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Embassy Row: Israel’s Oren speaks out
Question of the Day
Former Israeli Ambassador Michael Oren is worried that the United States is withdrawing from foreign affairs and he doubts that U.S. efforts to broker peace between Israelis and Palestinians will calm tensions in the Middle East.
Mr. Oren told the Jerusalem Post newspaper that he detected a growing isolationist sentiment among liberals and libertarians during his four years in Washington.
"It is something I have been aware of for a long time," he said in the interview published this week. "I have been talking about this for at least a year."
Mr. Oren said U.S. fatigue is not limited to foreign affairs. "It is on a whole spectrum of issues," he said.
Mr. Oren also revealed his anxiety over the latest U.S. move to restart talks between Israelis and Palestinians, rejecting the view of many analysts that resolving the Arab-Israeli conflict would bring wider stability in the Middle East.
"If you make peace with the Palestinians, does that mean the Iranians are going to stop spinning out enriched uranium?" he said of Iran's suspected nuclear weapons program.
"It is not going to bring stability to internal affairs in Egypt, and it is not going to end the Syrian civil war," the former ambassador said.
Mr. Oren returned to Israel late last month to join the faculty at the Interdisciplinary Center Herzliya, one of Israel's most prestigious universities.
A STICKY WICKET
Just in time for the World Series, the British Embassy is telling Americans that they have been playing the game of baseball "wrongly" and is offering some tips on how to play the very English sport of cricket.
A bit cheeky, some might say.
Most sports historians agree that baseball evolved, not from cricket, but from another old English game called "rounders."
But British diplomats in Washington appear to take some delight in teasing Americans about their national pastime, nevertheless.
On its Twitter account, @UKinUSA, the embassy exclaimed: "You're doing it wrong." The embassy tweet links readers to a video on the fundamentals of cricket at http://ow.ly/q4KpR.
"Dear Americans," the embassy says, "after watching some of your 'base-balls' playoffs and in advance of what you call the 'World Series,' it has come to our attention that you have, for quite some time, been playing cricket wrongly.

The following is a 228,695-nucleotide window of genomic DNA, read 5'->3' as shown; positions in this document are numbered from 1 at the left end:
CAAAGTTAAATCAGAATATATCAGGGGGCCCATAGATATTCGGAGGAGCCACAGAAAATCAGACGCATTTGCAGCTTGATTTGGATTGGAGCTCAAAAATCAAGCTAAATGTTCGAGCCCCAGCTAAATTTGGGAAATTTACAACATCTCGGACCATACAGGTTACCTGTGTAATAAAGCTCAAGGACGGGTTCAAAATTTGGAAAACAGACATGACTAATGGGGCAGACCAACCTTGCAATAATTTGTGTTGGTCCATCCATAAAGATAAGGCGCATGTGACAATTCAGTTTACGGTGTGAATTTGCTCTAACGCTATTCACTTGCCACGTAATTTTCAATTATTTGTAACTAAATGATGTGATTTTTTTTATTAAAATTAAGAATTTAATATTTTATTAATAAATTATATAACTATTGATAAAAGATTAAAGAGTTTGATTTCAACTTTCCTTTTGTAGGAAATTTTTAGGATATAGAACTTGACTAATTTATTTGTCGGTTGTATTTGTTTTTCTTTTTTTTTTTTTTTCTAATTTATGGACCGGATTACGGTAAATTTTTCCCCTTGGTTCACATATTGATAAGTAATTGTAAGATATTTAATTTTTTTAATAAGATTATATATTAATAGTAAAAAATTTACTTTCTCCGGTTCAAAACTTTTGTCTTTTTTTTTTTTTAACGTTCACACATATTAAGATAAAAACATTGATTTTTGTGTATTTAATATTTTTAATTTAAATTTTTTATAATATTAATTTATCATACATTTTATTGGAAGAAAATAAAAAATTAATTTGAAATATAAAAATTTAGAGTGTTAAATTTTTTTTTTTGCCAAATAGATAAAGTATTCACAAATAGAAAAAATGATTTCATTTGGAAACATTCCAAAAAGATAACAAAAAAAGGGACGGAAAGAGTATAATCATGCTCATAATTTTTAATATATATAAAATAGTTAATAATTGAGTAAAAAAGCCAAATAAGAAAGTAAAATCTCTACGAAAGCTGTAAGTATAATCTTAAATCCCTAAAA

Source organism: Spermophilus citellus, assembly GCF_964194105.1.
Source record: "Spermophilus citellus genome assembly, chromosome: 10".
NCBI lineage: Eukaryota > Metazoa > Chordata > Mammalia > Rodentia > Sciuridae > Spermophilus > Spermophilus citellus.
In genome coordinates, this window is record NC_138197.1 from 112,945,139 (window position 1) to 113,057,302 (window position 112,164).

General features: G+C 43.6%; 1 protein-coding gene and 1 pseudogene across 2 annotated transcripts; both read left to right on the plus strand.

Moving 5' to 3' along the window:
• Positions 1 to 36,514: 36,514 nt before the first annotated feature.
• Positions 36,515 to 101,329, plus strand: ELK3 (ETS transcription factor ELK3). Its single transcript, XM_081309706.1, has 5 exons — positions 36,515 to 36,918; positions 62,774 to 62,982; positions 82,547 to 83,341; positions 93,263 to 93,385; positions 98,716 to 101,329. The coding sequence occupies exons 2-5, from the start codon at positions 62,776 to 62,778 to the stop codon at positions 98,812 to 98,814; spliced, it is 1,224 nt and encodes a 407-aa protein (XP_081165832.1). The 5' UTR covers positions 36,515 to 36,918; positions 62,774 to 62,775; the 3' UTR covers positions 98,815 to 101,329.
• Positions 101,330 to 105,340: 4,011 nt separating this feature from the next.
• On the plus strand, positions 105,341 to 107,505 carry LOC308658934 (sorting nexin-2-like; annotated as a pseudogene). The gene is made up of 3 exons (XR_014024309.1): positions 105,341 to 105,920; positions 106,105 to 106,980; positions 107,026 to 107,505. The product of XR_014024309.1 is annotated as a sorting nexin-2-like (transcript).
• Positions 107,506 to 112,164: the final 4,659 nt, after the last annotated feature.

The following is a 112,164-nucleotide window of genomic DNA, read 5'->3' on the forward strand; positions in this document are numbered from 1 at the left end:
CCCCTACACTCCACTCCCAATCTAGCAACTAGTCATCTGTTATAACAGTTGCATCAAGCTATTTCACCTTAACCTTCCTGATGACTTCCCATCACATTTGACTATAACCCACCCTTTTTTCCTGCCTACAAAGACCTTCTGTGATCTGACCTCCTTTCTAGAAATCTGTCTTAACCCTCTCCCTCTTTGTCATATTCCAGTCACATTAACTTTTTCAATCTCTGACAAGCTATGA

"Luckily, we Brits are here to set the record straight!"
As best as Embassy Row can determine, cricket involves two teams of 11 players each dressed in white flannel trousers and sweaters with heraldic crests. Tea and little sandwiches with the crusts cut off apparently have something to do with the game, which can go on for several days.
In cricket, like baseball, the team with the most runs wins. However cricket matches can rack up hundreds of runs. Also like baseball, a batter — called a "batsman" — hits a ball thrown by a pitcher — called a "bowler." Confused?
That's about where the similarities end.
Cricket is played on a rectangular "pitch," 22 yards long and 10 feet wide. At each end is a wicket — three vertical sticks balancing two smaller horizontal ones. One way to eliminate a batsman is for the bowler to knock off the small sticks with the ball.
There are only two innings, instead of nine. The inning is over after all 11 players from one side take turns at bat. Then they become the fielders and the opposing team the batsmen.
A "sticky wicket" occurs when the field is damp and the ball bounces poorly.
No one strikes out in cricket — which is one reason the game can go on and on. Aside from knocking the sticks off the wicket, there are three other ways to eliminate a batsman. One is called "leg before wicket" — but that's a call for the umpire.
• Embassy Row is published on Mondays, Wednesdays and Fridays. James Morrison can be reached at firstname.lastname@example.org or @EmbassyRow.
© Copyright 2014 The Washington Times, LLC. Click here for reprint permission.
About the Author
James Morrison joined the The Washington Times in 1983 as a local reporter covering Alexandria, Va. A year later, he was assigned to open a Times bureau in Canada. From 1987 to 1989, Mr. Morrison was The Washington Times reporter in London, covering Britain, Western Europe and NATO issues. After returning to Washington, he served as an assistant foreign editor ...
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